The global water quality database GEMStat
The Global Water Quality database and information system GEMStat is hosted, operated, and maintained by the International Centre for Water Resources and Global Change (ICWRGC) in Koblenz, Germany, within the framework of the GEMS/Water Programme (UN Environment), and in cooperation with the Federal Institute of Hydrology. GEMStat hosts water quality data of ground and surface waters providing a global overview of the condition of water bodies and the trends at global, regional and local levels.
At present, the growing database contains more than 4 million entries for rivers, lakes, reservoirs, wetlands and groundwater systems from 75 countries and approximately 4000 stations. Overall, data is available for the time period from 1965 to 2017 and about 250 parameters (see data and visualisation sections for more information).
Countries and organisations voluntarily provide water quality data from their own monitoring networks. The water quality data available in GEMStat can be used for status evaluation, policy-making, research purposes or within the scope of education and training initiatives.
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The Global Environment Monitoring System for Water (GEMS/Water) is a programme that aims at collecting world-wide freshwater quality data to support scientific assessments and decision-making processes. In addition, GEMS/Water offers support and encouragement to developing countries wishing to establish monitoring programmes and conduct assessments of water quality, by providing capacity development via training, advice and assessment tools.
GEMS/Water was established in 1978 as an interagency programme under the auspices of the United Nations through the United Nations Environment Programme (UN Environment), the World Health Organization (WHO), the World Meteorological Organization (WMO), and the United Nations Educational, Scientific and Cultural Organization (UNESCO). Until 2014, when it returned to UN Environment (formerly named UNEP), the programme has been implemented by the WHO at the National Water Research Institute (NWRI) in Burlington, Canada.
With the adoption of the Sustainable Development Goals (SDGs) and especially SDG 6 (“Clean Water and Sanitation”), the importance of water quality for human and ecosystem health has attracted renewed attention. In June 2014, the first UN Environment Assembly (UNEA) in Nairobi (Kenya) endorsed GEMS/Water as being one of the mechanisms to assist in achieving the SDGs. Special focus is on sub-target 6.3, aiming at improving water quality, and the corresponding indicator 6.3.2.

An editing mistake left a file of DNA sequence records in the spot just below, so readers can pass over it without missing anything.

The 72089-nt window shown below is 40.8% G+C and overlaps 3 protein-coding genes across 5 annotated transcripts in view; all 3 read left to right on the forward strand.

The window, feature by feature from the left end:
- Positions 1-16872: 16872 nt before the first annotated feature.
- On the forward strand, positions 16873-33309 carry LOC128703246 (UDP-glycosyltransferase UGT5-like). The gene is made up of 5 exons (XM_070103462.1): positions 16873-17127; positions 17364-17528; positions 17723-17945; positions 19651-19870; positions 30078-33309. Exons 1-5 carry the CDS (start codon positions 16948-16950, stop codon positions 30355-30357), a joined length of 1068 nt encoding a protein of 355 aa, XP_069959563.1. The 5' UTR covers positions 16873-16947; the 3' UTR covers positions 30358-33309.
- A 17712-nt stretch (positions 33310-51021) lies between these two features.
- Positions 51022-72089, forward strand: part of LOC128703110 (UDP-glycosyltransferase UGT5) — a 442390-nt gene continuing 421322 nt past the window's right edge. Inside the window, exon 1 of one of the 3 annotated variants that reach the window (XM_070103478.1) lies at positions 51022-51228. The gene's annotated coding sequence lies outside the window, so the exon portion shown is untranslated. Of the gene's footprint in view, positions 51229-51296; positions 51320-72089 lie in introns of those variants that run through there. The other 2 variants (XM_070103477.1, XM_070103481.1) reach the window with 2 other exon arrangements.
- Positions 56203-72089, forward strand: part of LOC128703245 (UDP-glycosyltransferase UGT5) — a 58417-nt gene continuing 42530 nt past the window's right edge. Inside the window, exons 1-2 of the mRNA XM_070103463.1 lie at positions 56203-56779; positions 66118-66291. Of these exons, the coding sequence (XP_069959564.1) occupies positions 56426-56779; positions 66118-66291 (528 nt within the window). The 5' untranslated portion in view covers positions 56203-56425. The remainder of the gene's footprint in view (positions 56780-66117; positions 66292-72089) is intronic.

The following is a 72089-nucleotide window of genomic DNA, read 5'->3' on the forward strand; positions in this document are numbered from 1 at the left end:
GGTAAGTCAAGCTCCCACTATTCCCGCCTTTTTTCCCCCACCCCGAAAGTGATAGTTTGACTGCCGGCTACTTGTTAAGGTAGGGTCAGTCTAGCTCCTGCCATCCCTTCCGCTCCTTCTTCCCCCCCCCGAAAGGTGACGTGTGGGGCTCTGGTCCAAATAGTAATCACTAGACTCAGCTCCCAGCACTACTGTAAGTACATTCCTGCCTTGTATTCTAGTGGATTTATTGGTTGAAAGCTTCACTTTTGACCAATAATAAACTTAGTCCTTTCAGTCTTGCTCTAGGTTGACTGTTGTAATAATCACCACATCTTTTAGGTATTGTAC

Collected in the GEMStat database, the data of GEMS/Water were managed by the Department of the Environment of Canada for more than 30 years, until March 2014. Since November 2014, GEMStat has been operated, hosted and maintained by the team of the GEMS/Water Data Centre, at the International Centre for Water Resources and Global Change (ICWRGC, Koblenz, Germany).
Today the GEMS/Water Programme comprises the following elements:
- Global Programme Coordination Unit (GPCU):
Located in the Science Division at the UN Environment headquarters in Nairobi, Kenya, the GPCU is responsible for the overall coordination of the GEMS/Water programme and the maintenance of the GEMS/Water network of National and Collaborating Focal Points (NFPs and CFPs). Furthermore, it works with Regional Hubs and partners on designing water quality monitoring schemes, capacity development and assessments as well as providing services for policy making and water management.
- GEMS/Water Data Centre (DC):
Based on a treaty between UN Environment and the German Federal Ministry for the Environment, Nature Conservation, Building and Nuclear Safety, the DC is located at the International Centre for Water Resources and Global Change in Koblenz. The DC hosts, maintains and coordinates the GEMStat database and information system. It also disseminates activities related to GEMStat data. See above for more information on GEMStat.
- GEMS/Water Capacity Development Centre (CDC):
Founded at the University College Cork in Ireland, the functions of the CDC are to develop a standardized approach to data generation by participating countries through providing guidance and training on all aspects of water quality monitoring and quality assurance of monitoring activities. The aim is to ensure the coherence of the GEMS/Water Programme and the compatibility and comparability of data for use in national, regional and global assessments.
- Regional Hubs:
At the regional level, several Regional Hubs are planned to support the GEMS/Water Programme in communicating with the partners and in implementing programme activities, especially in the field of capacity development in the individual regions.